Members #NotInMyName protest outside the eSwatini High Commission in Pretoria. Thobile Mathonsi/African News Agency (ANA)
Members #NotInMyName protest outside the eSwatini High Commission in Pretoria. Thobile Mathonsi/African News Agency (ANA)

Police officers deployed to eSwatini high commission in Pretoria as activists protest

By Jonisayi Maromo Time of article published Oct 27, 2021

Share this article:

Members #NotInMyName protest outside the eSwatini High Commission in Pretoria. Thobile Mathonsi/African News Agency (ANA)

ACTIVISTS from #NotInMyName activists yesterday closed off Blackwood Street adjacent to the eSwatini High Commission in Pretoria, next to Union Buildings, adding their voices to the mounting calls for King Mswati III to usher in democracy in Africa’s last absolute monarchy.

The activists, led by #NotInMyName president Siyabulela Jentile, called on the South African government to close the eSwatini High Commission to send a message to King Mswati III.

“It cannot be business as usual here while people are being killed by Mswati’s regime. We see that we are being recorded by Mswati’s officials as they gather today. We want to send this message through them. The time is right for the people of eSwatini to enjoy democracy. We are calling for that democracy now,” said Jentile.

“We are going to make sure that with the little influence we have, we help the people of eSwatini to attain their democracy. That so-called Africa’s last monarchy is going to fall, and we will be at the forefront as young people. Mswati is going to fall.”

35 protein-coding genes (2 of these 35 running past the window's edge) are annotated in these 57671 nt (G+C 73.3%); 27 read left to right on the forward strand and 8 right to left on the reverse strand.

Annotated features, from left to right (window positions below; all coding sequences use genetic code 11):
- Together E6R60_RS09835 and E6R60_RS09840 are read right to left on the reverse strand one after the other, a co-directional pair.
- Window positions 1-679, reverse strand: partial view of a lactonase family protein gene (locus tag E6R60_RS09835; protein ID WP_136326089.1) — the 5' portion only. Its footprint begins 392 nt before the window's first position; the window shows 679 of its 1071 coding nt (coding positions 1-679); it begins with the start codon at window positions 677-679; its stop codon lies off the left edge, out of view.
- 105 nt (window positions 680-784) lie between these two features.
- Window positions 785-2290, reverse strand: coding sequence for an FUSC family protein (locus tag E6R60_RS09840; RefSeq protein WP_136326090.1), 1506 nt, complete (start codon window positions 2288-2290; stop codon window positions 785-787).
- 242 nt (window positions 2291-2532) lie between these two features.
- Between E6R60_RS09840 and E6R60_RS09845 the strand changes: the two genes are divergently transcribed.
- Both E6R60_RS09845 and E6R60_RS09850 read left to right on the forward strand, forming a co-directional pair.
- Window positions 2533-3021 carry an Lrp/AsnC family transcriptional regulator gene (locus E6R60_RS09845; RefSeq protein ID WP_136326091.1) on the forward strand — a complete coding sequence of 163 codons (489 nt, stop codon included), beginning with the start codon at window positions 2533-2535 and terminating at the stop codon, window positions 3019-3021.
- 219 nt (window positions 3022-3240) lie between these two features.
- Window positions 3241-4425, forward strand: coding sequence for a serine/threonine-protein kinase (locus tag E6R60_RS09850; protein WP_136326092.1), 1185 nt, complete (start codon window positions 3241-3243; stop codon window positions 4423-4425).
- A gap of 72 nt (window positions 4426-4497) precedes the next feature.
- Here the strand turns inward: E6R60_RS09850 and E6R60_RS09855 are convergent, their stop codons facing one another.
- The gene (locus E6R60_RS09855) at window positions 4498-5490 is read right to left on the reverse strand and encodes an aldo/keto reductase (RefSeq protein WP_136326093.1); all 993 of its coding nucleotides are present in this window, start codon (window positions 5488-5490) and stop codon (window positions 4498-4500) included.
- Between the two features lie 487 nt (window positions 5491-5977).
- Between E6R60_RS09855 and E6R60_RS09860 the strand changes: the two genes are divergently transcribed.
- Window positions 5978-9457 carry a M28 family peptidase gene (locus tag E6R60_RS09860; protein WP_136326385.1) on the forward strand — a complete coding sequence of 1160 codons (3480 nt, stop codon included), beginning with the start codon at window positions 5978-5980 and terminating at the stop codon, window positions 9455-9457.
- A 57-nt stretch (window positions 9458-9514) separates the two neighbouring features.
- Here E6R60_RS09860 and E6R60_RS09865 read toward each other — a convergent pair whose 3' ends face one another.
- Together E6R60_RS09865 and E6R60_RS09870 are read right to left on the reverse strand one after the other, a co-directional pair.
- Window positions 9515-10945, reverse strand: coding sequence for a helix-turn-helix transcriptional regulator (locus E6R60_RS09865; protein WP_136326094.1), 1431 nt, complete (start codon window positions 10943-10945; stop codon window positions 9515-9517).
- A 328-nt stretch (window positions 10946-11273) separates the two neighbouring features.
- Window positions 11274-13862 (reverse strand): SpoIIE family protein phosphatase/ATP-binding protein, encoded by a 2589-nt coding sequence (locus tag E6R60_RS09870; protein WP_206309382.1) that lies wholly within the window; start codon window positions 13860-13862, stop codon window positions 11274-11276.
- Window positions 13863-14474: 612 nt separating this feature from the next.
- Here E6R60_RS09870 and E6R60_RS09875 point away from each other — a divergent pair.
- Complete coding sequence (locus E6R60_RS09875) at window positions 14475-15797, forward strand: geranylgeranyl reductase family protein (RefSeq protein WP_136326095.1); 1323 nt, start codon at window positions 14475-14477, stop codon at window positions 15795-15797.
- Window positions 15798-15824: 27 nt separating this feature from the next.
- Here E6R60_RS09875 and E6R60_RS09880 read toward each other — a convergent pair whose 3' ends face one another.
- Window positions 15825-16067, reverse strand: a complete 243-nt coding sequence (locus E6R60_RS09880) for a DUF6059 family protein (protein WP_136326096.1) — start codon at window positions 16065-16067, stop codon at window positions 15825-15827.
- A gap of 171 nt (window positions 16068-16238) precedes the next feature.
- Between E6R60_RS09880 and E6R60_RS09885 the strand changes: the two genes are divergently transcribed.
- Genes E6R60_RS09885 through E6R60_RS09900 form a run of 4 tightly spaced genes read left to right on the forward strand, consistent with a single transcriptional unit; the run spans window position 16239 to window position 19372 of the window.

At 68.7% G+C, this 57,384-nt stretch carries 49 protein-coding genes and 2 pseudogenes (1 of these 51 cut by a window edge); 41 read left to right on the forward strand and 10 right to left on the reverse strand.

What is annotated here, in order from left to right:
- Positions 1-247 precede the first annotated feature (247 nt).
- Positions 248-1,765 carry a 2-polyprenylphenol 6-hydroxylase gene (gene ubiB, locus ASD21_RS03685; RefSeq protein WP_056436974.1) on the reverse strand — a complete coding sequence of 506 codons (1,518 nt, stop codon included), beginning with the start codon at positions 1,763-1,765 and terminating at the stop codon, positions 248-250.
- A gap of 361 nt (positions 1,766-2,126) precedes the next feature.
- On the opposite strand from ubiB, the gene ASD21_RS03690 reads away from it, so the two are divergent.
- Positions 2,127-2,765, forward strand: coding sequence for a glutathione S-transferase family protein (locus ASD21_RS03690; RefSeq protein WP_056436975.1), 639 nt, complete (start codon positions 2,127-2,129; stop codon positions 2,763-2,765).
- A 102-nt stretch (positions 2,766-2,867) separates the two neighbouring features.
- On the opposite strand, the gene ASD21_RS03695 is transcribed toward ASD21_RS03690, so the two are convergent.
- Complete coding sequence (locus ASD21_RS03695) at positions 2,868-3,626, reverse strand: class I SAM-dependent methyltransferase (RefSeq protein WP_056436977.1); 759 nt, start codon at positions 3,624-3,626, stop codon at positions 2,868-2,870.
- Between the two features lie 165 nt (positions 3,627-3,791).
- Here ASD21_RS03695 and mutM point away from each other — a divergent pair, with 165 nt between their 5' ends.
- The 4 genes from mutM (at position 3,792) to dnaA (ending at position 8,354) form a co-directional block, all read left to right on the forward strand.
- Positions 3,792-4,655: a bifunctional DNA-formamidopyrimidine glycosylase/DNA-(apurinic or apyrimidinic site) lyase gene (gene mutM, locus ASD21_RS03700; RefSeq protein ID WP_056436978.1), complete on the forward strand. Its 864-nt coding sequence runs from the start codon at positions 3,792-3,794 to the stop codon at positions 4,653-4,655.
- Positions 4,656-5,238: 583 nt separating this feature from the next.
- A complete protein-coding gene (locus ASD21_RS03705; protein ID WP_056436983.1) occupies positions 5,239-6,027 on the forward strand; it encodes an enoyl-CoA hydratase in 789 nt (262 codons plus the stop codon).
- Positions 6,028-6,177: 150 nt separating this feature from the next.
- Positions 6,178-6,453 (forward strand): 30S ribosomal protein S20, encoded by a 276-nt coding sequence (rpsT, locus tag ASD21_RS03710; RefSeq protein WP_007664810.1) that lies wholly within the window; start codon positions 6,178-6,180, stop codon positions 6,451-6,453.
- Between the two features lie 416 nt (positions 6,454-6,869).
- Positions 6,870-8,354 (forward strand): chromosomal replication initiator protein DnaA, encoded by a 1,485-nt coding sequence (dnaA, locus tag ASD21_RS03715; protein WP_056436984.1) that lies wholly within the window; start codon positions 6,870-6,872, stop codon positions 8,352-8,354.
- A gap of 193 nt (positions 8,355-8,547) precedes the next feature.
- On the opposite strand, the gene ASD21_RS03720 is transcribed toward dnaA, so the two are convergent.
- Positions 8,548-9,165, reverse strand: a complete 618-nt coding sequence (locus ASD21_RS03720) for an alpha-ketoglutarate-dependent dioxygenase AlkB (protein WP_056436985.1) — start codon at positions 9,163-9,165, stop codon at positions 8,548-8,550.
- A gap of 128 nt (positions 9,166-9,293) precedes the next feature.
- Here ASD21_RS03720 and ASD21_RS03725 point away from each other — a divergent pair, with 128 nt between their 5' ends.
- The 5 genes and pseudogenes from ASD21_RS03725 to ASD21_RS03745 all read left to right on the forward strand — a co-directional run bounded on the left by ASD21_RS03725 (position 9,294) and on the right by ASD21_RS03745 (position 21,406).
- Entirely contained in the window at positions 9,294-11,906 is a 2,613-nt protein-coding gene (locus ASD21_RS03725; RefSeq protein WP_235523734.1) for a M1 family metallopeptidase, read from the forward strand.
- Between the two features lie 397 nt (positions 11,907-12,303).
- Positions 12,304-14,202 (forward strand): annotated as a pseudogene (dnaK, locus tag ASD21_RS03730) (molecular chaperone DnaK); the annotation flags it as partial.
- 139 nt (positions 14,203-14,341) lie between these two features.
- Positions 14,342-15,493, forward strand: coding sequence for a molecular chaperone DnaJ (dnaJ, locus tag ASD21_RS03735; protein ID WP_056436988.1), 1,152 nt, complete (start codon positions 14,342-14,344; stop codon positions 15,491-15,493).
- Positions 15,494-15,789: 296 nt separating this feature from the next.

As the activists gathered, waving placards and singing Struggle songs, several officials of the high commission emerged from windows, recording videos and taking pictures of the protesters outside. Members of the South African Police Service and the Tshwane Metro Police were guarding the main entrance.

#NotInMyName secretary-general Themba Masango said the time had come for Africans to stand up against despots.

“We must now be able to rise and say not in my name to any form of injustice we see. eSwatini is bleeding today because there is a despot who doesn’t want to share power with his people. South African government cannot stand still and just watch. Closing this high commission would send a clear message to Mswati: that his actions of killing his own people are not justified,” said Masango.

Lucky Lukhele, spokesperson of the Swaziland Solidarity Network, told the gathering in Pretoria that the delegation assigned by Ramaphosa to eSwatini should strive to hear different voices and not only interact with King Mswati III.

“Today, we have agreed with #NotInMyName in saying this high commission must be closed. South Africa has previously taken such a strong stance before. What is stopping the government of South Africa from sending a message to Mswati? He said killed more than 100 people in recent times,” said Lukhele.

“That team of SADC must not treat the King as the superior individual above the people Swaziland. Political parties, the trade union movement, civil society, students and teachers in Swaziland must also be heard on an equal level with the King. The King can no longer be the sole representative of the people of Swaziland. He lost that spot the day he massacred his people.”

Members of the Swaziland People’s Liberation Movement and the People's United Democratic Movement were also at the picket in Pretoria.

Vusi Shongwe, president of the Swaziland People’s Liberation Movement, thanked the people of South Africa for the outpouring of support and added that activists would not attend any dialogue called by King Mswati III.

Share this article: